Understanding that, I return to the open time scope of Steampunk. This is what prompted the discussion previously mentioned. I am interested in the blending of timelines and merging of timescapes not for purely aesthetic reasons but in a socio-cultural context. One of the primary reasons Science Fiction appeals to me is the use of science in what-if scenarios often exploring the impact on cultures of a technology or development. How this leads me to Steampunk should be obvious if you know the genre, it is inherently a what-if scenario. Can a genre be that diverse in each person and remain a genre? Evidence says more than yes, but that it will be strengthened, explored, developed, and expanded more than a rigid form. I also like Cyberpunk but it is much less broad, for many reasons. One key is likely the distance. Distance of time, place, thought, culture, technology, society, and more have opened the interpretive possibilities. Cyberpunk inherently uses current technology in new combinations in what-if scenarios, not readily accessible technology, but existing or developing elements put to actual use in places current regimes would never allow them. Is this different from those texts that developed Steampunk? Yes and no, as I see it. The way of viewing research itself has changed from a broad scope of possible ideas and find a way to examine details and follow paths to expected and predictable results. Cyberpunk seems a way to break that but in a very different way than Steampunk does and less extreme. But they view the possible from very different perspectives. One is a moral vacuum and one an ethical vacuum; neither answering should we do this but rather can we do this.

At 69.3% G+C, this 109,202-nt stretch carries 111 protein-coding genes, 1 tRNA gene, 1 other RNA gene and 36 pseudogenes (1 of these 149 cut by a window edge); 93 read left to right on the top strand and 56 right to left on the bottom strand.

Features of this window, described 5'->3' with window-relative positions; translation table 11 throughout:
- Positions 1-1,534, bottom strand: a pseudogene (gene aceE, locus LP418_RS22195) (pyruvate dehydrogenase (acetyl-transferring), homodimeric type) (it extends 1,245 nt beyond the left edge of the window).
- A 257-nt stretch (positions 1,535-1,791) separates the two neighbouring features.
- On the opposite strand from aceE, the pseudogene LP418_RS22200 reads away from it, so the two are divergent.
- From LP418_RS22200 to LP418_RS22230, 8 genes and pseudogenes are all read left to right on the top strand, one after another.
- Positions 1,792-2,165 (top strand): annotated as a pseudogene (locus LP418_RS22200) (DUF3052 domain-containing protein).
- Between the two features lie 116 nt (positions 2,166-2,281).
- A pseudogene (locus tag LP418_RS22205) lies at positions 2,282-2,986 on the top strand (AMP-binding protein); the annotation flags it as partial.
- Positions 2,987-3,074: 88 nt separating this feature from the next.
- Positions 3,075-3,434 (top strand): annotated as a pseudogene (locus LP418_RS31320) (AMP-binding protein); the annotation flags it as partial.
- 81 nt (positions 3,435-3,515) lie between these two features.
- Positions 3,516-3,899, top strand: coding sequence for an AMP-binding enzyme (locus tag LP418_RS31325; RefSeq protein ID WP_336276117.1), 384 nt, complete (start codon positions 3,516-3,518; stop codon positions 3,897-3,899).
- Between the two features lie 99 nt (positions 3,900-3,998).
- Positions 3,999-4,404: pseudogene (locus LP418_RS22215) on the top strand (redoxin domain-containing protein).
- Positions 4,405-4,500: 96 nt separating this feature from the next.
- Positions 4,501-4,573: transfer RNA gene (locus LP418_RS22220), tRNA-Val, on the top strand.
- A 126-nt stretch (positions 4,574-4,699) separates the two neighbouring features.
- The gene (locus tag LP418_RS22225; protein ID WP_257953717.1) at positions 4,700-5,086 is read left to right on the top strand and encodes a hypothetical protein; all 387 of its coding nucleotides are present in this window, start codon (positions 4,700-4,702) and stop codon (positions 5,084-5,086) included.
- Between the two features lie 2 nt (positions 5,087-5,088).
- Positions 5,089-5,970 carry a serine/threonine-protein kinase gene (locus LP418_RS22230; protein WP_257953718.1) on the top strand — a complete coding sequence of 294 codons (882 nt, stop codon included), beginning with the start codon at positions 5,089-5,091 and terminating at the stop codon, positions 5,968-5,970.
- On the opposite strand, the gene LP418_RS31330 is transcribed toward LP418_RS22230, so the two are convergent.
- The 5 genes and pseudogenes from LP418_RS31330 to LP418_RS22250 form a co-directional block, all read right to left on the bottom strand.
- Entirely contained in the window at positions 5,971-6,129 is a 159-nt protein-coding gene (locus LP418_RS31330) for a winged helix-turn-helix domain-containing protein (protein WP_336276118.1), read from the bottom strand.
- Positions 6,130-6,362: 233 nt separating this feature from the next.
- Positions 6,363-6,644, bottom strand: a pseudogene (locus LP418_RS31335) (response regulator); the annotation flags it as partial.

Cyberpunk is a dystopian future, a society so vast and gritty the disillusionment doesn’t allow hope and the exploration of the possible examines expected impacts of science developed without restriction. Steampunk is a time of what would have happened if we developed a different technology, rooted in a British colonial ethic that removes ethical restriction from the need to develop at all cost and advance. Cyberpunk moral vacuum explores development of technology above all else and at the exclusion of all else. Steampunk ethical vacuum explores potentialities of could it have been different for society if? What would hold over in society and what wouldn’t? This is why the growing sub-genres are such a logical development. Cyberpunk is all about image and technology, Steampunk is about development at all cost. Vital distinctions that show very different directions, not branches of the same. The type of technology itself is a major part of the reason Steampunk cannot be a part of Cyberpunk. By nature it explores what might have been and Cyberpunk explores what could be from this society and technology. This may sound minor but the very core of each is involved. Traditions held over in many Steampunk stories are important because of the social evaluation. What is the tradition in a Cyberpunk story? The nature of the story is technology and corporations gone rampant and destroying the existing in place of the new. Steampunk often wonders what might not have been destroyed if technology followed that path.